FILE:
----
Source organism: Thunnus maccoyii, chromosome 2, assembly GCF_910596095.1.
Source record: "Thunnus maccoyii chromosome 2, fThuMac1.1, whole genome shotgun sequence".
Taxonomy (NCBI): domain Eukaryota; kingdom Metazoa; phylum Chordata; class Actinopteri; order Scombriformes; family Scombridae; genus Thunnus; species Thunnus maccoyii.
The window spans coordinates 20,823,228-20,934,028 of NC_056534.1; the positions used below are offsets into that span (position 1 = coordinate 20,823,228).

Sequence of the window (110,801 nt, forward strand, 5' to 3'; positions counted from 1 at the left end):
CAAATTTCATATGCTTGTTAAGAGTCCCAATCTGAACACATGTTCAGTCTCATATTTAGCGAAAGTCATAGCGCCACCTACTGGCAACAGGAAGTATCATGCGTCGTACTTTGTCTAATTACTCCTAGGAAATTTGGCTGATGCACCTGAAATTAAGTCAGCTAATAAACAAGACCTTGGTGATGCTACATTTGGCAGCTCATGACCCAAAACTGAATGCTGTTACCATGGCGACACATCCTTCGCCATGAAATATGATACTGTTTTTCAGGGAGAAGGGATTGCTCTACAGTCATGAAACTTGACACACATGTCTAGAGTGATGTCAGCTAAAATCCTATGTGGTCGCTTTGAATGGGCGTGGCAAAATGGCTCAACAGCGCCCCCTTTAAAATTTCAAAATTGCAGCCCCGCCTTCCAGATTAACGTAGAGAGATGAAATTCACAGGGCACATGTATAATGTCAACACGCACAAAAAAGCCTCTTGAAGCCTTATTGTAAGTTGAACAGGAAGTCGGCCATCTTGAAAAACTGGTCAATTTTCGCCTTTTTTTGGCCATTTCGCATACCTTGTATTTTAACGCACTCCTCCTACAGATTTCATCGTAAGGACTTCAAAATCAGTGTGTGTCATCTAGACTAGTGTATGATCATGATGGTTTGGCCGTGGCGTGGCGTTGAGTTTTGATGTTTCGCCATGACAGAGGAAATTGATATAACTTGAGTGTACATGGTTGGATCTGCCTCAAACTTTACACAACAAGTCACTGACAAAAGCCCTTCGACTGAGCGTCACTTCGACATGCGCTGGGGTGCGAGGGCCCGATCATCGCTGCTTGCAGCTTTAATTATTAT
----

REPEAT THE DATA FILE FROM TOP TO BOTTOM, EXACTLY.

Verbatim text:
Source organism: Thunnus maccoyii, chromosome 2, assembly GCF_910596095.1.
Source record: "Thunnus maccoyii chromosome 2, fThuMac1.1, whole genome shotgun sequence".
Taxonomy (NCBI): domain Eukaryota; kingdom Metazoa; phylum Chordata; class Actinopteri; order Scombriformes; family Scombridae; genus Thunnus; species Thunnus maccoyii.
The window spans coordinates 20,823,228-20,934,028 of NC_056534.1; the positions used below are offsets into that span (position 1 = coordinate 20,823,228).

Sequence of the window (110,801 nt, forward strand, 5' to 3'; positions counted from 1 at the left end):
CAAATTTCATATGCTTGTTAAGAGTCCCAATCTGAACACATGTTCAGTCTCATATTTAGCGAAAGTCATAGCGCCACCTACTGGCAACAGGAAGTATCATGCGTCGTACTTTGTCTAATTACTCCTAGGAAATTTGGCTGATGCACCTGAAATTAAGTCAGCTAATAAACAAGACCTTGGTGATGCTACATTTGGCAGCTCATGACCCAAAACTGAATGCTGTTACCATGGCGACACATCCTTCGCCATGAAATATGATACTGTTTTTCAGGGAGAAGGGATTGCTCTACAGTCATGAAACTTGACACACATGTCTAGAGTGATGTCAGCTAAAATCCTATGTGGTCGCTTTGAATGGGCGTGGCAAAATGGCTCAACAGCGCCCCCTTTAAAATTTCAAAATTGCAGCCCCGCCTTCCAGATTAACGTAGAGAGATGAAATTCACAGGGCACATGTATAATGTCAACACGCACAAAAAAGCCTCTTGAAGCCTTATTGTAAGTTGAACAGGAAGTCGGCCATCTTGAAAAACTGGTCAATTTTCGCCTTTTTTTGGCCATTTCGCATACCTTGTATTTTAACGCACTCCTCCTACAGATTTCATCGTAAGGACTTCAAAATCAGTGTGTGTCATCTAGACTAGTGTATGATCATGATGGTTTGGCCGTGGCGTGGCGTTGAGTTTTGATGTTTCGCCATGACAGAGGAAATTGATATAACTTGAGTGTACATGGTTGGATCTGCCTCAAACTTTACACAACAAGTCACTGACAAAAGCCCTTCGACTGAGCGTCACTTCGACATGCGCTGGGGTGCGAGGGCCCGATCATCGCTGCTTGCAGCTTTAATTATTAT